IV-SLAM: Introspective Vision for Simultaneous Localization and Mapping

by   Sadegh Rabiee, et al.
The University of Texas at Austin

Existing solutions to visual simultaneous localization and mapping (V-SLAM) assume that errors in feature extraction and matching are independent and identically distributed (i.i.d), but this assumption is known to not be true – features extracted from low-contrast regions of images exhibit wider error distributions than features from sharp corners. Furthermore, V-SLAM algorithms are prone to catastrophic tracking failures when sensed images include challenging conditions such as specular reflections, lens flare, or shadows of dynamic objects. To address such failures, previous work has focused on building more robust visual frontends, to filter out challenging features. In this paper, we present introspective vision for SLAM (IV-SLAM), a fundamentally different approach for addressing these challenges. IV-SLAM explicitly models the noise process of reprojection errors from visual features to be context-dependent, and hence non-i.i.d. We introduce an autonomously supervised approach for IV-SLAM to collect training data to learn such a context-aware noise model. Using this learned noise model, IV-SLAM guides feature extraction to select more features from parts of the image that are likely to result in lower noise, and further incorporate the learned noise model into the joint maximum likelihood estimation, thus making it robust to the aforementioned types of errors. We present empirical results to demonstrate that IV-SLAM 1) is able to accurately predict sources of error in input images, 2) reduces tracking error compared to V-SLAM, and 3) increases the mean distance between tracking failures by more than 70 V-SLAM.



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I Introduction

Visual simultaneous localization and mapping (V-SLAM) extracts features from observed images, and identifies correspondences between features across time-steps. By jointly optimizing the re-projection error of such features along with motion information derived from odometry or inertial measurement units (IMUs), V-SLAM reconstructs the trajectory of a robot along with a sparse 3D map of the locations of the features in the world. To accurately track the location of the robot and build a map of the world, V-SLAM requires selecting features from static objects, and correctly and consistently identifying correspondences between features. Unfortunately, despite extensive work on filtering out bad features [1, 29, 7] or rejecting unlikely correspondence matches [30, 17, 27], V-SLAM solutions still suffer from errors stemming from incorrect feature matches and features extracted from moving objects. Furthermore, V-SLAM solutions assume that re-projection errors are independent and identically distributed (i.i.d), an assumption that we know to be false: features extracted from low-contrast regions or from regions with repetitive textures exhibit wider error distributions than features from regions with sharp, locally unique corners. As a consequence of such assumptions, and the reliance on robust frontends to filter out bad features, even state of the art V-SLAM solutions suffer from catastrophic failures when encountering challenging scenarios such as specular reflections, lens flare, and shadows of moving objects encountered by robots in the real world.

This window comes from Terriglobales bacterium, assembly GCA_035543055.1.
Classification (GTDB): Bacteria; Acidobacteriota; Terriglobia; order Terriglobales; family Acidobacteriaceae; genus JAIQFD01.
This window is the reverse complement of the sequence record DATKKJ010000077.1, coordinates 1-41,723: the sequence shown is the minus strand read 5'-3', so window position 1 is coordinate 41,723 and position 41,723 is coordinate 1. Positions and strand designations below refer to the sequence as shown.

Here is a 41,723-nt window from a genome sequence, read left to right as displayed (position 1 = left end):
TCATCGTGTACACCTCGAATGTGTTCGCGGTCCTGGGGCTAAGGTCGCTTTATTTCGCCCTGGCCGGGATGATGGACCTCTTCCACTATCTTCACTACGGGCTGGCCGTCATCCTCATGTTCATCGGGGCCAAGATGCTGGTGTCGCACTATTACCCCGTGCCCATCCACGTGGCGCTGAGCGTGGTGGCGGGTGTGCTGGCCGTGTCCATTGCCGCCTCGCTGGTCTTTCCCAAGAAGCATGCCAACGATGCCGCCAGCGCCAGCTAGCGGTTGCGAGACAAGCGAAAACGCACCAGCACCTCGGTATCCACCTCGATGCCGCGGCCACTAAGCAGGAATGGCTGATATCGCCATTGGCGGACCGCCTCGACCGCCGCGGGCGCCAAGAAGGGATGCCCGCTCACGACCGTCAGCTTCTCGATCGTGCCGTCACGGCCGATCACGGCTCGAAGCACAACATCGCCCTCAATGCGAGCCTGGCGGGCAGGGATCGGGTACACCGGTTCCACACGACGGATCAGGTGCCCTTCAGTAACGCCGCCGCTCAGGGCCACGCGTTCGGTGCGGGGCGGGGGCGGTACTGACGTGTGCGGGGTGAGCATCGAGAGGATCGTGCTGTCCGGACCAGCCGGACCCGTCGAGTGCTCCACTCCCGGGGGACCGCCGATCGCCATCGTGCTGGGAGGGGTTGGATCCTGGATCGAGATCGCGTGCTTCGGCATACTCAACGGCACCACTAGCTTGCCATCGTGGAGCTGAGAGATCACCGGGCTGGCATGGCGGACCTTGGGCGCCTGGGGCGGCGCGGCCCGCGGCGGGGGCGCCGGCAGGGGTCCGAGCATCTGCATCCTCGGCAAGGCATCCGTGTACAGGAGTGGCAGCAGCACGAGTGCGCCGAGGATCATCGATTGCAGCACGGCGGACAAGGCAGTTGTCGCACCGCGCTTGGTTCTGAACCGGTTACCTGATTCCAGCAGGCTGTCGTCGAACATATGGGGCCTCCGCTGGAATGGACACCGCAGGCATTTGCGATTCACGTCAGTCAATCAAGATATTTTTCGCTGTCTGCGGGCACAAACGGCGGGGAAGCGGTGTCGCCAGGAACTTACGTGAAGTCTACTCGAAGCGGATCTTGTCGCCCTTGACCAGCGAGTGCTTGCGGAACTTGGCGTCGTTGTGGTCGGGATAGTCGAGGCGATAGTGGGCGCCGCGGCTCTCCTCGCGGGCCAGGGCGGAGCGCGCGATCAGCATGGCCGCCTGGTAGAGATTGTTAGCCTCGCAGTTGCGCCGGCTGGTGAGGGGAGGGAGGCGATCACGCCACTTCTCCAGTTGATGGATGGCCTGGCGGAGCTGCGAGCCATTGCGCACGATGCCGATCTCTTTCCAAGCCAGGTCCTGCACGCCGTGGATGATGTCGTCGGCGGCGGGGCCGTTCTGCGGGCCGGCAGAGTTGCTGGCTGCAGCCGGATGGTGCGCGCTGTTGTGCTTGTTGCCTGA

We present introspective vision for SLAM (IV-SLAM), a fundamentally different approach for addressing these challenges – instead of relying on a robust frontend to filter out bad features, IV-SLAM builds a context-aware total noise model [28]

that explicitly accounts for heteroscedastic noise, and learns to account for bad correspondences, moving objects, non-rigid objects and other causes of errors. During a training phase, IV-SLAM uses reference poses via SLAM using a supervisory sensor to identify regions of images where features result in reprojection errors inconsistent with the reference poses. With this training data, IV-SLAM learns to predict the reliability of features as a function of locations on a provided image. During the online inference phase, the predicted reliability is then used to guide informative feature extraction by the IV-SLAM frontend, and to generate image feature-specific robust loss functions when solving for the pose of the camera in the backend. Thus, IV-SLAM is capable of learning to identify causes of V-SLAM failures in an autonomously supervised manner, and is subsequently able to leverage the learned model to improve the robustness and accuracy of tracking during actual deployments.

Our experimental results demonstrate that IV-SLAM 1) is able to accurately predict sources of error in input images as identified by ground truth in simulation, 2) reduces tracking error on both simulation and real-world data, and 3) significantly increases the mean distance between tracking failures when operating under challenging real-world conditions that frequently lead to catastrophic tracking failures of V-SLAM.